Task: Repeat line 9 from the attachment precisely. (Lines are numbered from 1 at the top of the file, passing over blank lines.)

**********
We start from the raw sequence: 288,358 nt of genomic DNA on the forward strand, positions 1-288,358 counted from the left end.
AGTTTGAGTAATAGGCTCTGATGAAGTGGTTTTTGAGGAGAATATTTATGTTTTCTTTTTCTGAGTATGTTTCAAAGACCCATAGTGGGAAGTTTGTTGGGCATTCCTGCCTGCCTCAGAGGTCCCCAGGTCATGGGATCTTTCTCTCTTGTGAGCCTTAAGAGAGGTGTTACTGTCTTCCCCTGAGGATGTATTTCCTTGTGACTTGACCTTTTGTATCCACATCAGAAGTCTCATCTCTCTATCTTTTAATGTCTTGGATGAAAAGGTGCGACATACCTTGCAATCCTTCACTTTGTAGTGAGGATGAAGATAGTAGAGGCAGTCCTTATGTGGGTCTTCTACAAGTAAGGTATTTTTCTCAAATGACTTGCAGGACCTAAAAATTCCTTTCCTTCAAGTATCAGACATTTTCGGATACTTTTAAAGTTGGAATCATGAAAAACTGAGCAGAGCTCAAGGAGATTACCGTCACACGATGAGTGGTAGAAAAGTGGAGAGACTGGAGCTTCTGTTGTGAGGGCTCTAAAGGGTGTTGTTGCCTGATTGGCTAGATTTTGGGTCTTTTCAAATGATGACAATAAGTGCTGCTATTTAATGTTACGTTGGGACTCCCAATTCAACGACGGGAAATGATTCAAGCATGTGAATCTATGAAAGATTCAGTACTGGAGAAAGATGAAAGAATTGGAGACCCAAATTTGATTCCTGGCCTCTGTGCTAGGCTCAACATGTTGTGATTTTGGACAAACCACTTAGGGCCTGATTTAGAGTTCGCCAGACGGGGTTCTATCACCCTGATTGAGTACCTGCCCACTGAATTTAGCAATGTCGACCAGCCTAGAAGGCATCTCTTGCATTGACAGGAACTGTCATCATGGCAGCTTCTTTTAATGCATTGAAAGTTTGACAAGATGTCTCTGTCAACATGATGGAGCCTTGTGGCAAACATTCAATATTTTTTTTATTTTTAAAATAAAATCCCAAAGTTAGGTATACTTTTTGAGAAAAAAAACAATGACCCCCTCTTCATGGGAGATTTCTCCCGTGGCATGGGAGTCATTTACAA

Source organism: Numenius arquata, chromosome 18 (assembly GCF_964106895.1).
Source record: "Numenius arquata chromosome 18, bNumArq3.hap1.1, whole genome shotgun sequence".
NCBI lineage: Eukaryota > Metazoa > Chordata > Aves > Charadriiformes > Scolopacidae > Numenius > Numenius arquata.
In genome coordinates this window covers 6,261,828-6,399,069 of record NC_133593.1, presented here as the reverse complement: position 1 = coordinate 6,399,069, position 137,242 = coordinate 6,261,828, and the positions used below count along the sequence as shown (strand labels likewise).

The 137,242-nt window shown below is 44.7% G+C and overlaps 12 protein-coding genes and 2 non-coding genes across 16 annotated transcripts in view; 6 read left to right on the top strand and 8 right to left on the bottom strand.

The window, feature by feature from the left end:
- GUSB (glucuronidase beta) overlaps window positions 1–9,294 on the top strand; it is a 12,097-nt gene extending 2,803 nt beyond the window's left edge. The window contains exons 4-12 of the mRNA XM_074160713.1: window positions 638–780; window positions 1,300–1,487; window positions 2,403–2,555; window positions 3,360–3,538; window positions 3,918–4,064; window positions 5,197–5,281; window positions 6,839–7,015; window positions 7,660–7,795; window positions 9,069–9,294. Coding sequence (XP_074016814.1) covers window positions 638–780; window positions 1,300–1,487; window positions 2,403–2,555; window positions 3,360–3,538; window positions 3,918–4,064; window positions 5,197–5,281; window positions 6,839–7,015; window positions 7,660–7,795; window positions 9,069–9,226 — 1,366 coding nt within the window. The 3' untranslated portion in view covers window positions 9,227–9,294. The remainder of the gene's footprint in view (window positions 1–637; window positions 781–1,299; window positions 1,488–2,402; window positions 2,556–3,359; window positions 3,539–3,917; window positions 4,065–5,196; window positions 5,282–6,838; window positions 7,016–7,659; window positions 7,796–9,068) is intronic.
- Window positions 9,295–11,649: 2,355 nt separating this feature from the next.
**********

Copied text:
- GUSB (glucuronidase beta) overlaps window positions 1–9,294 on the top strand; it is a 12,097-nt gene extending 2,803 nt beyond the window's left edge. The window contains exons 4-12 of the mRNA XM_074160713.1: window positions 638–780; window positions 1,300–1,487; window positions 2,403–2,555; window positions 3,360–3,538; window positions 3,918–4,064; window positions 5,197–5,281; window positions 6,839–7,015; window positions 7,660–7,795; window positions 9,069–9,294. Coding sequence (XP_074016814.1) covers window positions 638–780; window positions 1,300–1,487; window positions 2,403–2,555; window positions 3,360–3,538; window positions 3,918–4,064; window positions 5,197–5,281; window positions 6,839–7,015; window positions 7,660–7,795; window positions 9,069–9,226 — 1,366 coding nt within the window. The 3' untranslated portion in view covers window positions 9,227–9,294. The remainder of the gene's footprint in view (window positions 1–637; window positions 781–1,299; window positions 1,488–2,402; window positions 2,556–3,359; window positions 3,539–3,917; window positions 4,065–5,196; window positions 5,282–6,838; window positions 7,016–7,659; window positions 7,796–9,068) is intronic.